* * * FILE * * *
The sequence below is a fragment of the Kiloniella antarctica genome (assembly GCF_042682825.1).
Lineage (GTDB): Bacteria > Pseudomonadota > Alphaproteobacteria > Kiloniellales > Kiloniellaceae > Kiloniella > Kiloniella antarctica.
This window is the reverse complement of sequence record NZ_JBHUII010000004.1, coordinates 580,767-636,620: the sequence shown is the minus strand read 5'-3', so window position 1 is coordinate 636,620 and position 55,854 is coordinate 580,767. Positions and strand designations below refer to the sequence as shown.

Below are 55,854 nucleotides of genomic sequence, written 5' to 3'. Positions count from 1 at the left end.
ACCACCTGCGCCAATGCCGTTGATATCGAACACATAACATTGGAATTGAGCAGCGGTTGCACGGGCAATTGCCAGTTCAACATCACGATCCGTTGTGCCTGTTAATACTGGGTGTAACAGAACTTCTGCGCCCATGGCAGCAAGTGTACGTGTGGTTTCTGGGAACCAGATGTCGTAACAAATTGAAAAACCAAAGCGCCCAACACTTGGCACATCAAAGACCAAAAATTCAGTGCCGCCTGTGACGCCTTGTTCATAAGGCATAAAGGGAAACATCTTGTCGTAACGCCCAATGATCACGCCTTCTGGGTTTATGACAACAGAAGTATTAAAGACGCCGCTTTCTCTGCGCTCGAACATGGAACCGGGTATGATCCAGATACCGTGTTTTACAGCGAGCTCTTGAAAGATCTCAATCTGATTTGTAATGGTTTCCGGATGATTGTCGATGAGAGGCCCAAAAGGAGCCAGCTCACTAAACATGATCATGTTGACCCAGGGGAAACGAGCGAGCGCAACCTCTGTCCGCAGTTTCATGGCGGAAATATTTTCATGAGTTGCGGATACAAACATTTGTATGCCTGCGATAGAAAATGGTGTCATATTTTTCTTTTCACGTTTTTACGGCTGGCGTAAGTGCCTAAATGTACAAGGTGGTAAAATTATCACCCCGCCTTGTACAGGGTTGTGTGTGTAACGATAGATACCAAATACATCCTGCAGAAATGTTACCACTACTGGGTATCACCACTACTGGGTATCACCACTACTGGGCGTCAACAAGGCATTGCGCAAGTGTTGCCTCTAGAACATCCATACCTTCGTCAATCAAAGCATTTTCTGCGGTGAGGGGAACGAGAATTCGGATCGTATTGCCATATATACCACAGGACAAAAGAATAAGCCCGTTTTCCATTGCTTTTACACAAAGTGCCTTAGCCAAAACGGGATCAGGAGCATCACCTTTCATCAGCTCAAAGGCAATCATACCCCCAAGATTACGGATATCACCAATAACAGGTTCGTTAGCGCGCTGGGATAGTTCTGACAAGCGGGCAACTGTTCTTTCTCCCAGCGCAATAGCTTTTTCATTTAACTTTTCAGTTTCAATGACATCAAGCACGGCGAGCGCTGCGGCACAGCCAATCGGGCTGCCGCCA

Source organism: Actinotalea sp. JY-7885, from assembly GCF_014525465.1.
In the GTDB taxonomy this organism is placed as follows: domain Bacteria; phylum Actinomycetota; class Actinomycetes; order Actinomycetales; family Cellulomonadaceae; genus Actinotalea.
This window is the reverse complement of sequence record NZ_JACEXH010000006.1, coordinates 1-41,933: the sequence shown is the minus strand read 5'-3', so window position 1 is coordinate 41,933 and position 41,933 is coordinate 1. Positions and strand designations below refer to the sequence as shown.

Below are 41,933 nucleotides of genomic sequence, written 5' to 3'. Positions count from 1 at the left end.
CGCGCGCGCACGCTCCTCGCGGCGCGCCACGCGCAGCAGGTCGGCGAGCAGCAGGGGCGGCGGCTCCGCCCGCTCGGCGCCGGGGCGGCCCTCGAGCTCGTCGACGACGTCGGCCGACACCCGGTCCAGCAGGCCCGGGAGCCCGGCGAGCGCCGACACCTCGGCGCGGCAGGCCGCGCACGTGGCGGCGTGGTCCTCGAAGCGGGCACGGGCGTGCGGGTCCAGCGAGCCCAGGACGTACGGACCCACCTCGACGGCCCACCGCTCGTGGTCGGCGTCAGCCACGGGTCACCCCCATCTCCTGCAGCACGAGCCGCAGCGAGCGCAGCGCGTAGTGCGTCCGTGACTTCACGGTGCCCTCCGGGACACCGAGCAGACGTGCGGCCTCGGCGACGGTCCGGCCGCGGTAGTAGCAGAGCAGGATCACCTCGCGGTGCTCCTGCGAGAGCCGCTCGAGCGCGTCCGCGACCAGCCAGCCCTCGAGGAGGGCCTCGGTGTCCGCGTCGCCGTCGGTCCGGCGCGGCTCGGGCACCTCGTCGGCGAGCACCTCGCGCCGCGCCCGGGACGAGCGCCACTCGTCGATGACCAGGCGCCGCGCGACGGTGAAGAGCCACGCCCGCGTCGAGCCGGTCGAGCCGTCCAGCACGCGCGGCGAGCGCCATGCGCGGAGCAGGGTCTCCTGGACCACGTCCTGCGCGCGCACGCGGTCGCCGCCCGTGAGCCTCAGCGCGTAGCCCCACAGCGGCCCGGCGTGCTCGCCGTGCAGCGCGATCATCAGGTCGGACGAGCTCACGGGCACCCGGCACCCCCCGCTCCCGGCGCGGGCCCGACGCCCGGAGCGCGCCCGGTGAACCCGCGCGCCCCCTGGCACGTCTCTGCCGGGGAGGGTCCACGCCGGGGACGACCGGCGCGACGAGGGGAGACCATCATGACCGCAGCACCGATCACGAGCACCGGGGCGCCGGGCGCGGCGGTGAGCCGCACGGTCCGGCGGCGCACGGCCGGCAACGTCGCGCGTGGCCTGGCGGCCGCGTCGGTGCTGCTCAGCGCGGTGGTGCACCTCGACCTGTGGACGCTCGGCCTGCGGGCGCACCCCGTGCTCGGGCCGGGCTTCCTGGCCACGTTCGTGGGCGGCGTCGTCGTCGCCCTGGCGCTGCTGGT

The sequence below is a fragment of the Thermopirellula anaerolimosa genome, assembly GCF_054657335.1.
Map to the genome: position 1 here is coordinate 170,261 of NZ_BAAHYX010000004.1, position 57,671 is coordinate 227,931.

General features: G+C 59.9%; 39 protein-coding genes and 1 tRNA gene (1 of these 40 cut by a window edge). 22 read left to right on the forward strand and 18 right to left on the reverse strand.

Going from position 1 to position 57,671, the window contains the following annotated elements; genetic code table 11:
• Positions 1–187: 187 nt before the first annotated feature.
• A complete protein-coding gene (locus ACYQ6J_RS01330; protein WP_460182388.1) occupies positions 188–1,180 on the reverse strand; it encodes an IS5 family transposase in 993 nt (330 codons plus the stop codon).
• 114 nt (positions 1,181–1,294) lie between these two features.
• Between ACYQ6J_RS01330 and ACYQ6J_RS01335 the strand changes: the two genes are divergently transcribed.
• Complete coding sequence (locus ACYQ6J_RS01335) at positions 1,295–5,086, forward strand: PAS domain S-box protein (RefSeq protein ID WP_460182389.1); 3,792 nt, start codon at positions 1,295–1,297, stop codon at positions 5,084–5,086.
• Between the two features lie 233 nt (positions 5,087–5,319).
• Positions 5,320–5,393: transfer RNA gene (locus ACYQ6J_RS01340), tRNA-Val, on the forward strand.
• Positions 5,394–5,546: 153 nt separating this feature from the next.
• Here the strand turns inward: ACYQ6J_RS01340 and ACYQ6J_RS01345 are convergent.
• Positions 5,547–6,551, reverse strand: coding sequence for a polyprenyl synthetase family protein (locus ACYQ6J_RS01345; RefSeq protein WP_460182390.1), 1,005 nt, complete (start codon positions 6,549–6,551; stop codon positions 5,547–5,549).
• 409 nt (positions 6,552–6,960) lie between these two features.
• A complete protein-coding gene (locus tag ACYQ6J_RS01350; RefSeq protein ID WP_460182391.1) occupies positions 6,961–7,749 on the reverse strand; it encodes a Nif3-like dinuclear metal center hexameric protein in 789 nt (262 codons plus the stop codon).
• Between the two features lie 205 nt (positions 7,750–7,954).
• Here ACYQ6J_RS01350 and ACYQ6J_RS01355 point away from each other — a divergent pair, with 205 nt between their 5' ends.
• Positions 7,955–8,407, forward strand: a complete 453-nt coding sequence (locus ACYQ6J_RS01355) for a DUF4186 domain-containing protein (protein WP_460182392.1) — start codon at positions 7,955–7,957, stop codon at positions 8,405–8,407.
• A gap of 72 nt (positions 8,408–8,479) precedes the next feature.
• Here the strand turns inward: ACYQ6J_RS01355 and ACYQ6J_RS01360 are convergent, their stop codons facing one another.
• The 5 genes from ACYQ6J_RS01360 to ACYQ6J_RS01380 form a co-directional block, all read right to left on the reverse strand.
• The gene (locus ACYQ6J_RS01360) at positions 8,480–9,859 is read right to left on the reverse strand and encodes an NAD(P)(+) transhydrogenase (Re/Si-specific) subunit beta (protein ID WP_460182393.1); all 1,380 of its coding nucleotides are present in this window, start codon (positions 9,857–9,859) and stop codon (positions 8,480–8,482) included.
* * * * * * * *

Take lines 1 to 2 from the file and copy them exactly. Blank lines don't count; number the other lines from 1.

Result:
The sequence below is a fragment of the Kiloniella antarctica genome (assembly GCF_042682825.1).
Lineage (GTDB): Bacteria > Pseudomonadota > Alphaproteobacteria > Kiloniellales > Kiloniellaceae > Kiloniella > Kiloniella antarctica.